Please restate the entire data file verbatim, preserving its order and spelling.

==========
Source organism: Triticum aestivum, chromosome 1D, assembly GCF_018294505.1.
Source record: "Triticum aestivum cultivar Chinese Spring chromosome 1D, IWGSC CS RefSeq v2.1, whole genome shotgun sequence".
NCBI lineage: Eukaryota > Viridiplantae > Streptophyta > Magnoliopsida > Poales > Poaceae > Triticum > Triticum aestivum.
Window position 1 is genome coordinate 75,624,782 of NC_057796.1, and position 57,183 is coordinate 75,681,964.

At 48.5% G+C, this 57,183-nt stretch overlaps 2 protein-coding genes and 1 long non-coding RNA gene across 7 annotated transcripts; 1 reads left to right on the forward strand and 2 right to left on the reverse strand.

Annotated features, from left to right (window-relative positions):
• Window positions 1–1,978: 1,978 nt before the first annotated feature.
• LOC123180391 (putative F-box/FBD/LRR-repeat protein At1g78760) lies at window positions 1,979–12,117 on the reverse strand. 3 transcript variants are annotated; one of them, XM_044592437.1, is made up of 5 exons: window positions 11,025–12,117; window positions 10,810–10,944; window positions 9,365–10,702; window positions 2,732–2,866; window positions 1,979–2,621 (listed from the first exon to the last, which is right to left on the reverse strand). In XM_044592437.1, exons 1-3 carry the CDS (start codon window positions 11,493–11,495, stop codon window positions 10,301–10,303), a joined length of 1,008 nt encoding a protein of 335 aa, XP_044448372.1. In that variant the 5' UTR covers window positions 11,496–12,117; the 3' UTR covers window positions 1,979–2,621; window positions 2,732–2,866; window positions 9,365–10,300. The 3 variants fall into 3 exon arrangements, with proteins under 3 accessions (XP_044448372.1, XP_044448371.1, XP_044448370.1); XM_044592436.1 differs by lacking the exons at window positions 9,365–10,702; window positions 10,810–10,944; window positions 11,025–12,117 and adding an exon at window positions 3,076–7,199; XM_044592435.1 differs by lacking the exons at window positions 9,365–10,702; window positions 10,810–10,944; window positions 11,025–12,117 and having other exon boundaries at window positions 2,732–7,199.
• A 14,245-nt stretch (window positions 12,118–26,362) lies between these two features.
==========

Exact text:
Source organism: Triticum aestivum, chromosome 1D, assembly GCF_018294505.1.
Source record: "Triticum aestivum cultivar Chinese Spring chromosome 1D, IWGSC CS RefSeq v2.1, whole genome shotgun sequence".
NCBI lineage: Eukaryota > Viridiplantae > Streptophyta > Magnoliopsida > Poales > Poaceae > Triticum > Triticum aestivum.
Window position 1 is genome coordinate 75,624,782 of NC_057796.1, and position 57,183 is coordinate 75,681,964.

At 48.5% G+C, this 57,183-nt stretch overlaps 2 protein-coding genes and 1 long non-coding RNA gene across 7 annotated transcripts; 1 reads left to right on the forward strand and 2 right to left on the reverse strand.

Annotated features, from left to right (window-relative positions):
• Window positions 1–1,978: 1,978 nt before the first annotated feature.
• LOC123180391 (putative F-box/FBD/LRR-repeat protein At1g78760) lies at window positions 1,979–12,117 on the reverse strand. 3 transcript variants are annotated; one of them, XM_044592437.1, is made up of 5 exons: window positions 11,025–12,117; window positions 10,810–10,944; window positions 9,365–10,702; window positions 2,732–2,866; window positions 1,979–2,621 (listed from the first exon to the last, which is right to left on the reverse strand). In XM_044592437.1, exons 1-3 carry the CDS (start codon window positions 11,493–11,495, stop codon window positions 10,301–10,303), a joined length of 1,008 nt encoding a protein of 335 aa, XP_044448372.1. In that variant the 5' UTR covers window positions 11,496–12,117; the 3' UTR covers window positions 1,979–2,621; window positions 2,732–2,866; window positions 9,365–10,300. The 3 variants fall into 3 exon arrangements, with proteins under 3 accessions (XP_044448372.1, XP_044448371.1, XP_044448370.1); XM_044592436.1 differs by lacking the exons at window positions 9,365–10,702; window positions 10,810–10,944; window positions 11,025–12,117 and adding an exon at window positions 3,076–7,199; XM_044592435.1 differs by lacking the exons at window positions 9,365–10,702; window positions 10,810–10,944; window positions 11,025–12,117 and having other exon boundaries at window positions 2,732–7,199.
• A 14,245-nt stretch (window positions 12,118–26,362) lies between these two features.